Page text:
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This is a sub-selection from 3GB a month, slightly more?


mob
On the next level..
Premium
join:2000-10-07
Reviews:
·SureWest Internet
reply to klipko

Re: 3GB a month, slightly more?

Why can't we just pay for what we use? Why not offer transfer in 100GB blocks and say "no limit on speed or what you use it on, but once it's gone, you pay $10.00 for 100GB more transfer for the month."

That way people who don't use much bandwidth would pay less, since they would only pay for 1 block, and if you used more bandwidth, you paid more. Of course, there could need to be some form of "no limit" service that would have a cap of over 2TB or so, at a price point that is attractive, yet still obscenely profitable for the providers (since we all know that bandwidth is cheap, no matter what shills say).

That way people who try to download the entire internet will pay for what they use, and the people who don't will pay very little.
--
If we do not succeed, then we run the risk of failure - J. Danforth Quayle
Ich habe kein Mitleid - Me

me1212

join:2008-11-20
Pleasant Hill, MO
You got a GREAT idea there. the cost of band width has gone down 18% from this time last year so I think you plan would work very well. I think there are cell phone cos that do that y would it not work for ISPs?


Nemokrad

join:2002-04-24
Miami, FL
reply to mob
You wish, companies are trying to make MORE money, not less.

iansltx

join:2007-02-19
Austin, TX
kudos:2
reply to mob
I have friends who run BitTorrent over Qwest and suck up a fair amount of banwidth. They haven't been shut off yet. Just sayin'

patcat88

join:2002-04-05
Jamaica, NY
kudos:1
reply to mob
said by mob:

Why can't we just pay for what we use? Why not offer transfer in 100GB blocks and say "no limit on speed or what you use it on, but once it's gone, you pay $10.00 for 100GB more transfer for the month."

That way people who don't use much bandwidth would pay less, since they would only pay for 1 block, and if you used more bandwidth, you paid more. Of course, there could need to be some form of "no limit" service that would have a cap of over 2TB or so, at a price point that is attractive, yet still obscenely profitable for the providers (since we all know that bandwidth is cheap, no matter what shills say).

That way people who try to download the entire internet will pay for what they use, and the people who don't will pay very little.
Your crazy prices will make ARPU drop faster than a stock price after bankruptcy filing.

How about $10 a GB? That undercuts what cellular carriers charge.

We can run all of our non-SLA broadband off one 40 gigabit ethernet line at 5GB per customer per month (3 million broadband customers i guesstimate).

The Antihero

join:2002-04-09
Enola, PA
reply to mob
You mean like the early days of dialup, where you had to constantly worry about how much you were on, and how high your next bill was going to be?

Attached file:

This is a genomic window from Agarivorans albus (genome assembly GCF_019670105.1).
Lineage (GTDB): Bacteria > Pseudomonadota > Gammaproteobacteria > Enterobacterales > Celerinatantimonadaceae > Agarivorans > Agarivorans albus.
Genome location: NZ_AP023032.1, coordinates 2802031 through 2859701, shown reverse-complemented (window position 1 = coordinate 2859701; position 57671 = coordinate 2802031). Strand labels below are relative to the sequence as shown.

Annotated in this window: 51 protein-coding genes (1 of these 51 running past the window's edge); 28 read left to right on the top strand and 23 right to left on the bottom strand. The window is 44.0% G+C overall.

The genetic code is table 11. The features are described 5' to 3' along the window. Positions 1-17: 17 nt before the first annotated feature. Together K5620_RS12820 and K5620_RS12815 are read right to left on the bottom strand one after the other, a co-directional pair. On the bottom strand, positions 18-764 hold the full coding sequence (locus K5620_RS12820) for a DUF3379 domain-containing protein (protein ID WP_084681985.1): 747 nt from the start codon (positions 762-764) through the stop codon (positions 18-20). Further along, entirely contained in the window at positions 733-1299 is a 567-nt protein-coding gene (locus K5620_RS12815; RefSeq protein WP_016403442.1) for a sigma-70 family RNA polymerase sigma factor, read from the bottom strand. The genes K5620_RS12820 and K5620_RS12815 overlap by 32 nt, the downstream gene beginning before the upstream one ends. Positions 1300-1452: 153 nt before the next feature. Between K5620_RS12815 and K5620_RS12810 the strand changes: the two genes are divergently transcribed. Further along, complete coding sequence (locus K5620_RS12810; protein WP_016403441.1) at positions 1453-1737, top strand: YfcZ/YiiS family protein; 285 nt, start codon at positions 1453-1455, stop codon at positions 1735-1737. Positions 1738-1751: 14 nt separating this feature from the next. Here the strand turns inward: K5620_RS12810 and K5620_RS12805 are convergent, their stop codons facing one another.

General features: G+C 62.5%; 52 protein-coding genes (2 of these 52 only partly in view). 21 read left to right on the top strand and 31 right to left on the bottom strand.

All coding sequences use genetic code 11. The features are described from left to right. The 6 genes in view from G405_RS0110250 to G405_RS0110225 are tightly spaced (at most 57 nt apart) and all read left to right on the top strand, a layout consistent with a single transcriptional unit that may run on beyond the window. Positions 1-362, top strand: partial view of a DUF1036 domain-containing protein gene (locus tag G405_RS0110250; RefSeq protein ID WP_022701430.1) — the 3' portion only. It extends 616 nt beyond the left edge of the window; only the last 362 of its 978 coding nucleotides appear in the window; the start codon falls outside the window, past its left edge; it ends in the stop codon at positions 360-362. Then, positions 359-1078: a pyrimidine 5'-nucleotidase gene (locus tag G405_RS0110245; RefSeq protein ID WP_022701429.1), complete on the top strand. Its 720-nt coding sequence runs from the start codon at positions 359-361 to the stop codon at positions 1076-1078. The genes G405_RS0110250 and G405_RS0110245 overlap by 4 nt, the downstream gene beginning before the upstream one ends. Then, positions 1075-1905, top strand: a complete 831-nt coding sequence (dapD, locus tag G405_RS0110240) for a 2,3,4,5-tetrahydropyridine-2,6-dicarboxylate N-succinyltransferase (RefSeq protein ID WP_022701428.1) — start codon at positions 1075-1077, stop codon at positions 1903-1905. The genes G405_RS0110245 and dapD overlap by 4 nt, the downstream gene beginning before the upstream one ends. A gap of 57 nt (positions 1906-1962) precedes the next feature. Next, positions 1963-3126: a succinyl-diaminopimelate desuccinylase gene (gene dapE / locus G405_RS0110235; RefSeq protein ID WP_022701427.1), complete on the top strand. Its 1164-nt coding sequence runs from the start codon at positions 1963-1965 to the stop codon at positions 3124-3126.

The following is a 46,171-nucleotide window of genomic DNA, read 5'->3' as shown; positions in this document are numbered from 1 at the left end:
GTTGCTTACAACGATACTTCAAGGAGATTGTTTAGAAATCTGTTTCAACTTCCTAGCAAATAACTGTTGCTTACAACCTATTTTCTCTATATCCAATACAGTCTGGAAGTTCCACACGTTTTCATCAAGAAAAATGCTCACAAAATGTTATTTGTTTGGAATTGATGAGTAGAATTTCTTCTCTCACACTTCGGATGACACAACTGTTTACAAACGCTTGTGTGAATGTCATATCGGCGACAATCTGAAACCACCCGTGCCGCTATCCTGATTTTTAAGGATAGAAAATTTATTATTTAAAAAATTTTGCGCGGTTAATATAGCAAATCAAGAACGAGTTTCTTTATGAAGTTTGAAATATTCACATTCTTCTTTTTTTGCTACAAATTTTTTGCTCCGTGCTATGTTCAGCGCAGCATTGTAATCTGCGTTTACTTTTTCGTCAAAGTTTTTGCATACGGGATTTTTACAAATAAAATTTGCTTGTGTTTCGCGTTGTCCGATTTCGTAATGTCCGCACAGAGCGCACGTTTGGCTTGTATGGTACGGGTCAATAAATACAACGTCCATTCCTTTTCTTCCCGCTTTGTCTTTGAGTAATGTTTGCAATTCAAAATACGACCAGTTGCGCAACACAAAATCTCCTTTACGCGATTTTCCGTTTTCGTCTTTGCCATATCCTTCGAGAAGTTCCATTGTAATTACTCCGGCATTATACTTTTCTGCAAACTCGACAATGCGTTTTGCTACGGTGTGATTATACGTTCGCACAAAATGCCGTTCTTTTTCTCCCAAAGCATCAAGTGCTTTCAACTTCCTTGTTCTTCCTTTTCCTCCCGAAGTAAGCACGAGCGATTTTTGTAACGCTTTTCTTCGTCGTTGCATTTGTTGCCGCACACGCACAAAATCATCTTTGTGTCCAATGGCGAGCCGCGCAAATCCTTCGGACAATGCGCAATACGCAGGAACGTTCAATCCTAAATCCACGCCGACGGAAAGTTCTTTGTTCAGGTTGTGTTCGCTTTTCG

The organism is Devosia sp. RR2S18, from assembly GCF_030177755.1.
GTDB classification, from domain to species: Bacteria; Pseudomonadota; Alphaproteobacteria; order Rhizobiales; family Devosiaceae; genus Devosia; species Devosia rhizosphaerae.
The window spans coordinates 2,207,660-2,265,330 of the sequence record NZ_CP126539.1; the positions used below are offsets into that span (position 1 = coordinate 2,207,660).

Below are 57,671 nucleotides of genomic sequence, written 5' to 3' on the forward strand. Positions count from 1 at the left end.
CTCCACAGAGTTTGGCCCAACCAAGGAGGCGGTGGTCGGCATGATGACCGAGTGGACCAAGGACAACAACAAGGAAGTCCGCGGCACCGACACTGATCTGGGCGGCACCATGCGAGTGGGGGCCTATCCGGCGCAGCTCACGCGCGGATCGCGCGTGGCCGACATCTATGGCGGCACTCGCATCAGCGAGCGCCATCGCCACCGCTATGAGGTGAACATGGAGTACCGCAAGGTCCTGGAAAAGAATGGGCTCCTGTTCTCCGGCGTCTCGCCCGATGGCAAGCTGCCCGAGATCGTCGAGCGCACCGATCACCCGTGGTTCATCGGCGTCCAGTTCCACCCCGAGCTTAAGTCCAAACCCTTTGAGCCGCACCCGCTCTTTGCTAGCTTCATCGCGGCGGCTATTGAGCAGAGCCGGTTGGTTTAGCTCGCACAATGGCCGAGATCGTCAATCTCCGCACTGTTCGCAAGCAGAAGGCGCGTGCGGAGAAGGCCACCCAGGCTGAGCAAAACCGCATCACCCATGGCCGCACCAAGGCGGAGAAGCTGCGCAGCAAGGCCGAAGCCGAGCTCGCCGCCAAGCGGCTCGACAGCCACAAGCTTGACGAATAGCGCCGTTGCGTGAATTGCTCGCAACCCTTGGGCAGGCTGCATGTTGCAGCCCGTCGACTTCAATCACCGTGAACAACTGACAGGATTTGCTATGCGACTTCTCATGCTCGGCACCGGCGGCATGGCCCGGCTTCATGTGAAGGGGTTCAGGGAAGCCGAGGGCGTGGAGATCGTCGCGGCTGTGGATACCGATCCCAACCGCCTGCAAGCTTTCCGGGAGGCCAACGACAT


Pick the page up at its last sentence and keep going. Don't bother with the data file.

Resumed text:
Thanks, but no thanks.


system001

@theplanet.com
reply to patcat88
do the math at 7mbps you get 604.8 gigs a day. 60 seconds x 60 minutes x 24 hours x 7 mb = 604,800 mb / 1000 = 604.80 gigs. what we need to do is limit the isp's to no more than 1 million customers nation wide, and make sure that in every market there are at least 4 choices. 5 gigs a month is nothing.

openbox9
Premium
join:2004-01-26
Germany
kudos:2
Don't forget to convert bits to bytes

What good does limiting an ISP's customer base to 1 million do? How do you ensure "at least 4 choices" for each market?


system001

@qwest.net
currently the cities decide what isp's are in their city and what section of the city they are in. with fiber optics we have had the ability to carry far more than what is being allowed. The cities deliberately limit service in an area. as for the math it is correct. 60 x 60 x 24 = 86,400 seconds in a day, and at 7mb's per second that comes to 604,800 mb's a day or 604.8 gigs a day. limiting isp's to 1 million customers means that there would have to be more isp's created which equates to more competition, which equate to lower prices for faster service.

openbox9
Premium
join:2004-01-26
Germany
kudos:2
said by system001 :

currently the cities decide what isp's are in their city and what section of the city they are in.
Are you discussing franchise agreements for video providers? Or perhaps the use of the ROW?
said by system001 :

with fiber optics we have had the ability to carry far more than what is being allowed. The cities deliberately limit service in an area.
Source? I seriously doubt any city limits fiber optic throughput.
said by system001 :

as for the math it is correct. 60 x 60 x 24 = 86,400 seconds in a day, and at 7mb's per second that comes to 604,800 mb's a day or 604.8 gigs a day.
Correct, if you want to discuss gigabits per day as a rate. If you want to discuss quantity, you divide by 8 since there are 8 bits in a byte
said by system001 :

limiting isp's to 1 million customers means that there would have to be more isp's created which equates to more competition, which equate to lower prices for faster service.
No it doesn't. It means that you have less economy of scale. Limiting a service provider to x number of customers does nothing to guarantee competition.

cyclone_z

join:2006-06-19